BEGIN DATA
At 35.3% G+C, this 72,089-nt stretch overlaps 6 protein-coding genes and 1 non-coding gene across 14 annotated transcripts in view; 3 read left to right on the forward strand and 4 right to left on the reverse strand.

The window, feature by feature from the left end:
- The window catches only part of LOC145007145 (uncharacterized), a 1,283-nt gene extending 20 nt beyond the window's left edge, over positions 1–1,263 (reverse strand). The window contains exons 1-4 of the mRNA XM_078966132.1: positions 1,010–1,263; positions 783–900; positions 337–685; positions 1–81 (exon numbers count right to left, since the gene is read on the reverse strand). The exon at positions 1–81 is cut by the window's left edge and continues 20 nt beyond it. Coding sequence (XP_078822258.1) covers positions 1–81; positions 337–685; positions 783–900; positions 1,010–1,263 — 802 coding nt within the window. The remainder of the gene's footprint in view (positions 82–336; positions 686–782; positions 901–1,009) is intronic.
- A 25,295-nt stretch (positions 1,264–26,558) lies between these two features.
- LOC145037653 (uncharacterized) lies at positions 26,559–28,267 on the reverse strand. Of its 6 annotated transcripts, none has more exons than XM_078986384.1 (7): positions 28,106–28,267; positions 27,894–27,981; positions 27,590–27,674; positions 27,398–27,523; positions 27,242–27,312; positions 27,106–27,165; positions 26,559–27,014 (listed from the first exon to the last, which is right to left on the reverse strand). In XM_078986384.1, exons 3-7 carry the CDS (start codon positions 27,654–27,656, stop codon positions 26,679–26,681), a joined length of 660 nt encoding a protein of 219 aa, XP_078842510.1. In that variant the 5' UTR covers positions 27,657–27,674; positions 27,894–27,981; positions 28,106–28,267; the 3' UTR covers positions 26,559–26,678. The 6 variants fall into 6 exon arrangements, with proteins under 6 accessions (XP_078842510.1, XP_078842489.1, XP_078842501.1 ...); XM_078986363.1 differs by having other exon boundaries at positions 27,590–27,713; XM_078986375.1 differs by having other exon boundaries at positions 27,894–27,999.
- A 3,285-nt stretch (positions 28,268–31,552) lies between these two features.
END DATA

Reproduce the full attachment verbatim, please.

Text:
At 35.3% G+C, this 72,089-nt stretch overlaps 6 protein-coding genes and 1 non-coding gene across 14 annotated transcripts in view; 3 read left to right on the forward strand and 4 right to left on the reverse strand.

The window, feature by feature from the left end:
- The window catches only part of LOC145007145 (uncharacterized), a 1,283-nt gene extending 20 nt beyond the window's left edge, over positions 1–1,263 (reverse strand). The window contains exons 1-4 of the mRNA XM_078966132.1: positions 1,010–1,263; positions 783–900; positions 337–685; positions 1–81 (exon numbers count right to left, since the gene is read on the reverse strand). The exon at positions 1–81 is cut by the window's left edge and continues 20 nt beyond it. Coding sequence (XP_078822258.1) covers positions 1–81; positions 337–685; positions 783–900; positions 1,010–1,263 — 802 coding nt within the window. The remainder of the gene's footprint in view (positions 82–336; positions 686–782; positions 901–1,009) is intronic.
- A 25,295-nt stretch (positions 1,264–26,558) lies between these two features.
- LOC145037653 (uncharacterized) lies at positions 26,559–28,267 on the reverse strand. Of its 6 annotated transcripts, none has more exons than XM_078986384.1 (7): positions 28,106–28,267; positions 27,894–27,981; positions 27,590–27,674; positions 27,398–27,523; positions 27,242–27,312; positions 27,106–27,165; positions 26,559–27,014 (listed from the first exon to the last, which is right to left on the reverse strand). In XM_078986384.1, exons 3-7 carry the CDS (start codon positions 27,654–27,656, stop codon positions 26,679–26,681), a joined length of 660 nt encoding a protein of 219 aa, XP_078842510.1. In that variant the 5' UTR covers positions 27,657–27,674; positions 27,894–27,981; positions 28,106–28,267; the 3' UTR covers positions 26,559–26,678. The 6 variants fall into 6 exon arrangements, with proteins under 6 accessions (XP_078842510.1, XP_078842489.1, XP_078842501.1 ...); XM_078986363.1 differs by having other exon boundaries at positions 27,590–27,713; XM_078986375.1 differs by having other exon boundaries at positions 27,894–27,999.
- A 3,285-nt stretch (positions 28,268–31,552) lies between these two features.